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Winter mornings are certainly a time for a hot cup of coffee or tea, and something nice and hot to put in our tummies. Pancakes and waffles drenched with butter and maple syrup come to mind, but if you would like something a little healthier, you can't beat oatmeal. And as Chef Jerry Pellegrino knows, oatmeal is not only a wonderful breakfast food, it can be put to a lot of other uses.

First of all, a little bit about outs. This nutritious grass is a high performance cereal grain. Known scientifically as "avena sativa" (sativa being Latin for cultivated), the seeds pack a powerful punch. After harvest, the raw hull of the seed is knocked off leaving something called the "groat". From here on, you can eat them.

The whole grain groat is a tough old thing, but cooked long enough it can be eaten by humans. You can actually buy a bag of groats to try, if you like. Look for the Bob's Red Mill brand. But most commonly, groats are a mainstay of animal feed.


You can process groats in a number of ways to make them more palatable. Grind them between millstones and you get "ground oats," a sort of flour. Cut the groats up with whirling steely blades and you get "steel cut oats." Steam the groats and then flatten them between rollers, and you get the flattened "rolled oats" we hear so much about. Pre-cook the rolled oats and you get something that cooks up almost instantly, hence the name "instant oats."


Oats are a fabulously healthy food. Their carbs are high quality, slow burning, with low impact on blood glucose levels. They are loaded with tons of fiber which promote gut health and help reduce bad cholesterol. The protein is very high relative to other grains, and it is gluten free. Ounce for ounce, few foods give you such a sensation of fullness after a meal.


When choosing oats, cooking time is the big issue. Steel cut oats, which are minimally processed, require up to 30 minutes to cook. The taste and texture are super, but it's up to you if you want to make the investment. Rolled oats, which is what the traditional Quaker Oats are, take about 5 minutes to cook, and benefit from 3 minutes quiet resting. Instant oats need only 1 minute cooking and then 3 minutes resting. Nutrition, texture and flavor all decline somewhat as you move from steel cut to instant, but even the speediest instant oats still have considerable flavor and nutrition.

I don't know if anyone needs to be told how to cook oatmeal, but here's what the experts say. First, water is preferable to milk for boiling. The solids in milk can burn and ruin the flavor, so go with water. You'll want 3 parts water to 1 part oats for rolled and instant; 4 parts water to 1 part steel cut oats to account for the longer cooking time.


Of course, you'll want to get the water boiling first, then put in the oats. And don't forget a pinch of salt. Consider it mandatory. Once the pot is boiling, turn it way down and simmer the oats. Stir them, remembering the more stirring the creamier the final product. And when the oats are finished, give them a few minutes to rest while you collect your bowls and spoons.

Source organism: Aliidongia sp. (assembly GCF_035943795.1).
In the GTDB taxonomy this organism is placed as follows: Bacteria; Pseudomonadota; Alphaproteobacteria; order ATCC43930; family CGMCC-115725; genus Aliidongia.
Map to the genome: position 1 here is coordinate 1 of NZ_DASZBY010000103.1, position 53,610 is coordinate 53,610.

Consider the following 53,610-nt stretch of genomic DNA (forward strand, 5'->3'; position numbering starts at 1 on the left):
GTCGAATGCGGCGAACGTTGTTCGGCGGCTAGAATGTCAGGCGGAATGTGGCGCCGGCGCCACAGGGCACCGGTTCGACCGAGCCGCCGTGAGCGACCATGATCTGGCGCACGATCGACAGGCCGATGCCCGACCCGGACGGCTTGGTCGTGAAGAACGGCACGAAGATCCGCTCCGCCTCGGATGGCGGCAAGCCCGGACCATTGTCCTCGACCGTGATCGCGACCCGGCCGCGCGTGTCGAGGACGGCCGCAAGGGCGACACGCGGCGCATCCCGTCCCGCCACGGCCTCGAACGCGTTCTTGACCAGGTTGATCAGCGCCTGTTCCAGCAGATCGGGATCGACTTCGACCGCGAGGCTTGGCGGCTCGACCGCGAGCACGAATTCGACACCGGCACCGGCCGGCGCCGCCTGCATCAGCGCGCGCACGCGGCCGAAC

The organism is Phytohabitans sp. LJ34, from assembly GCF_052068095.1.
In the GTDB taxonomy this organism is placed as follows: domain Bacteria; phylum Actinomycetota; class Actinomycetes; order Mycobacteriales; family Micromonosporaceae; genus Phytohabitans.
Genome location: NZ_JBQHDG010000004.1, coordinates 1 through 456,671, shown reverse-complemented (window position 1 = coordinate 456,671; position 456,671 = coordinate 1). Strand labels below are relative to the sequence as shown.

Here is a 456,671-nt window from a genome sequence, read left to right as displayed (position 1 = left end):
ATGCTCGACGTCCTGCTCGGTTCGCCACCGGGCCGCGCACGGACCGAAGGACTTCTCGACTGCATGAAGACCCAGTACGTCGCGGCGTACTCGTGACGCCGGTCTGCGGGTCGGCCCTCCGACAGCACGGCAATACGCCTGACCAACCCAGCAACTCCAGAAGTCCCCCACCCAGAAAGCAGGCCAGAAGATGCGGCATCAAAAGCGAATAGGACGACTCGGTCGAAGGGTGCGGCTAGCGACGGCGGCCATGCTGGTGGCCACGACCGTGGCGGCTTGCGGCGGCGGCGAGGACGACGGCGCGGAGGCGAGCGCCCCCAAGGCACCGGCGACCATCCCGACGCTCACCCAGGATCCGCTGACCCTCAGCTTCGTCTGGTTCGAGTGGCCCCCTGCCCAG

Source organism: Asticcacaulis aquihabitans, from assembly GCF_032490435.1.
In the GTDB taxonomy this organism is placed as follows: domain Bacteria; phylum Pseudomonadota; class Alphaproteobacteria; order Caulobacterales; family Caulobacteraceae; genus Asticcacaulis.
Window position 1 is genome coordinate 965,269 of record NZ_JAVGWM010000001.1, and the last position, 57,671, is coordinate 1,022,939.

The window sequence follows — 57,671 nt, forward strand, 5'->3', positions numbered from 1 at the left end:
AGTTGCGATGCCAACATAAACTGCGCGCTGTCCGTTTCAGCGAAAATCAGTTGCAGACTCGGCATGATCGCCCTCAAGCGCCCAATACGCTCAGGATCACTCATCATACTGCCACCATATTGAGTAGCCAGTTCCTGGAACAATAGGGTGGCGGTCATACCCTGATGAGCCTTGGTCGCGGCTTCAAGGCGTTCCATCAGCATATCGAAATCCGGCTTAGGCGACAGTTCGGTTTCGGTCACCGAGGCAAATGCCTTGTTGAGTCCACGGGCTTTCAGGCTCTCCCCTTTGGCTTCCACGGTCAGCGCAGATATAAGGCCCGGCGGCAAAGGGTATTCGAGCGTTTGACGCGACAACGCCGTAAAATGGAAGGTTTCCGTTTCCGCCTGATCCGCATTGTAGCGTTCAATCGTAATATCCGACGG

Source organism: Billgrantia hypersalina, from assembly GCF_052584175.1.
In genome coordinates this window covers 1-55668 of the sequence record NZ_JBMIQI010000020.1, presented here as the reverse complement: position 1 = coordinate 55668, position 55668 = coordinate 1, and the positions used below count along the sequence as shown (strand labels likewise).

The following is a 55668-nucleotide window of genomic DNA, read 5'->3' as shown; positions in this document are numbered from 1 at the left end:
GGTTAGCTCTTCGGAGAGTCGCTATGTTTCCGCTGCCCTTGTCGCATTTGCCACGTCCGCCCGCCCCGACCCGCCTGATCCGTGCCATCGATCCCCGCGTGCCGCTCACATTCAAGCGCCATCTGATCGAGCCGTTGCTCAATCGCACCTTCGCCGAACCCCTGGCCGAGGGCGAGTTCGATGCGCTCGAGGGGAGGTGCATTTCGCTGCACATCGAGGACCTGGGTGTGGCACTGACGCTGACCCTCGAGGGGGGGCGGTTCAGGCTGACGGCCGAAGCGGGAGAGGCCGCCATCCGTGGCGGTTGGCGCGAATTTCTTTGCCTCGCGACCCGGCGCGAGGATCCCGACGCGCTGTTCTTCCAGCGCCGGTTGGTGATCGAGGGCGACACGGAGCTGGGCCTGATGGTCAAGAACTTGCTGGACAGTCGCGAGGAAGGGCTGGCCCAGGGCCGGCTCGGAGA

As we said, oats go well beyond simple breakfast food. We learn as kids to appreciate oatmeal cookies, and many of us have had cobblers with an oatmeal crust.


But if you grind your oats in a food processor, the resulting flour can be used in bread making. Also, a lot of bakers like to sprinkle oats on the crust of their loaves for added texture.


If you ever want to try your hand at home-made sausage, cooked oats are an excellent binder. We don't have to look past Scottish haggis to prove that. If you want to try a less challenging recipe, try using oats when you fashion hamburger patties.


I love making Scotch Broth with beef bits, carrots and pearled barley. But you can easily substitute oats for the barley and have a super soup. And of course you can use oats to thicken your stews...remember how creamy they can be.


Want to make you own granola? Well just start with oats before you add all the other goodies. And finally try using oats in your pie crust, much the same way you would use crushed graham crackers.

Al Spoler, well known to WYPR listeners as the wine-loving co-host of "Cellar Notes" has had a long-standing parallel interest in cooking as well. Al has said, the moment he started getting serious about Sunday night dinners was the same moment he started getting serious about wine. Over the years, he has benefited greatly from being a member of the Cork and Fork Society of Baltimore, a gentlemen's dining club that serves black tie meals cooked by the members themselves who are some of Baltimore's most accomplished amateur cooks.
Executive Chef Jerry Pellegrino of Corks restaurant is fascinated by food and wine, and the way they work in harmony on the palate. His understanding of the two goes all the way to the molecular level, drawing on his advanced education in molecular biology. His cuisine is simple and surprising, pairing unexpected ingredients together to work with Corks' extensive wine offerings.